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Nigerian Oil Rebels Float New Warning Amid Fresh Tensions


The main militant group in Nigeria's oil-producing Niger Delta says it attacked a military helicopter near a major rebel camp on Thursday. From the Nigerian capital, Abuja, Gilbert da Costa reports the group is warning that it will resume hostilities if it is provoked by the military.

The Movement for the Emancipation of the Niger Delta says a military helicopter gunship, which flew close to a major rebel camp in Bayelsa state, came under fire from what it called "heavy anti-aircraft guns." The rebels claim the aircraft was severely damaged and may not have made it back to base.

A military spokesman in the region, Lieutenant Colonel Rabe Abubakar, told VOA a military helicopter gunship was in the area on reconnaissance. Colonel Abubakar said the military acted on intelligence that some criminal gangs were stealing crude oil, and some militants were planning to attack facilities owned by Royal Dutch Shell.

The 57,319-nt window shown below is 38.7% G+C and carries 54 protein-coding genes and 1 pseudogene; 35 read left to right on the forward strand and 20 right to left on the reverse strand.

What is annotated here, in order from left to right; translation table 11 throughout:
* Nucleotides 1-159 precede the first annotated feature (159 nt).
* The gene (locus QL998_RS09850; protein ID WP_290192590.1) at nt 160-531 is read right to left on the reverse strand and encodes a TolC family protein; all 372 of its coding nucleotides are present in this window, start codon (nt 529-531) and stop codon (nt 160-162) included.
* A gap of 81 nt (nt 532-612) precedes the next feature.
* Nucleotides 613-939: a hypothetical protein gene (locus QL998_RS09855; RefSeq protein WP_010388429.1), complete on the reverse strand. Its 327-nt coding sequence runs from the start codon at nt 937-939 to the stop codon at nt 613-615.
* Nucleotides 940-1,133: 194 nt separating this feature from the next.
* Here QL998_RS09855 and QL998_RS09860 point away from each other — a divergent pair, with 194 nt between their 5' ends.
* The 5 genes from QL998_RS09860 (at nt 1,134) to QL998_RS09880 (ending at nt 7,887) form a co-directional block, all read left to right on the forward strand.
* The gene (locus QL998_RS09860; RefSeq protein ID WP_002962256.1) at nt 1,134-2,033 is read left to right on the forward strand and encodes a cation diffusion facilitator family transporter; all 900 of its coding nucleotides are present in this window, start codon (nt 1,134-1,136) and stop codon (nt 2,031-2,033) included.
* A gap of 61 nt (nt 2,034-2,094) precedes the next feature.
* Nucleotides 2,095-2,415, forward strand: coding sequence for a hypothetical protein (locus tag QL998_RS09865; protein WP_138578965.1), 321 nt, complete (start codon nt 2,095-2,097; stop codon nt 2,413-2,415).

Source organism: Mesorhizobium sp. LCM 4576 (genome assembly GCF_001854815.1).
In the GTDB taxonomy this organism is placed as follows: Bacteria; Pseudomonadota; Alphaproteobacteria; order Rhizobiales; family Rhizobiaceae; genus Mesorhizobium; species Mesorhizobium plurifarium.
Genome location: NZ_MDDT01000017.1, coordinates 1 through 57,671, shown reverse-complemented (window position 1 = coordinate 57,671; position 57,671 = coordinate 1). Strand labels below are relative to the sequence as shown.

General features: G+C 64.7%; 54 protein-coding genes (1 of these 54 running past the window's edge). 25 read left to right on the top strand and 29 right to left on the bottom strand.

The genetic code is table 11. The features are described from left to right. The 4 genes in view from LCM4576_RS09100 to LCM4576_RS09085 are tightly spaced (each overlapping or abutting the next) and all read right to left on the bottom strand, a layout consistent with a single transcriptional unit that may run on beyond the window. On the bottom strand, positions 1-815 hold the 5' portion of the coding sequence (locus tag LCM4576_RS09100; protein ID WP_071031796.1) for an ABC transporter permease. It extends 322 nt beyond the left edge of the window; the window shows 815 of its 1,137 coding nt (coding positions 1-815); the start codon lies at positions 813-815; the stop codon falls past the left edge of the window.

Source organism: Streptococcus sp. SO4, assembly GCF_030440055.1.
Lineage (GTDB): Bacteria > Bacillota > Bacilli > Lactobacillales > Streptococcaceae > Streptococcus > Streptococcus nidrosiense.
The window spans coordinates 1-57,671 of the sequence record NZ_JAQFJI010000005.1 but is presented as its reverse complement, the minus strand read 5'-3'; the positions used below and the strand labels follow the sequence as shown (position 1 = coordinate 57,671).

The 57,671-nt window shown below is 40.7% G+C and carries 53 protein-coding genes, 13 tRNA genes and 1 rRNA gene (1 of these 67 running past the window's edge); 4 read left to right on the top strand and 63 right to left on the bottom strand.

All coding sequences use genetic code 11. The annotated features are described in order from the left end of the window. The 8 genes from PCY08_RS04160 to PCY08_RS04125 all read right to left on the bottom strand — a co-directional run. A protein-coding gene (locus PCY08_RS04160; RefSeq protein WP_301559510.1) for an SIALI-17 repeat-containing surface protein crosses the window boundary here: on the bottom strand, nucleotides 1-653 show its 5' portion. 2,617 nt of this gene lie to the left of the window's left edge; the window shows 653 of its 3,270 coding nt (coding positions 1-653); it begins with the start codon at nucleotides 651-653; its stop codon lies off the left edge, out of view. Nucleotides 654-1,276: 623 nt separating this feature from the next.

"Actually there was a recce [reconnaissance] by our helicopter," he said. "The recce was based on the information that we received in respect of illegal international oil bunkering [theft]. Another reason was the threat by some militants to bomb Shell facilities. Based on these tip-offs, we had to go on a recce."

The U.S. oil company Chevron says it will not be able to meet its delivery obligations in exports from its Escravos oil terminal in the Niger Delta until the end of the year, after a militant attack on a key pipeline.

The commander of a special military unit said government troops in the Niger Delta repelled an attack Thursday by gunmen close to the Escravos terminal.

Attacks by armed groups in the Niger Delta, Nigeria's main oil-producing region, have cut more than 20 percent of the country's crude exports since 2006.

MEND declared war on the oil industry in September in response to what it said was an unprovoked attack by the army on one of its positions. The group announced a ceasefire last month.


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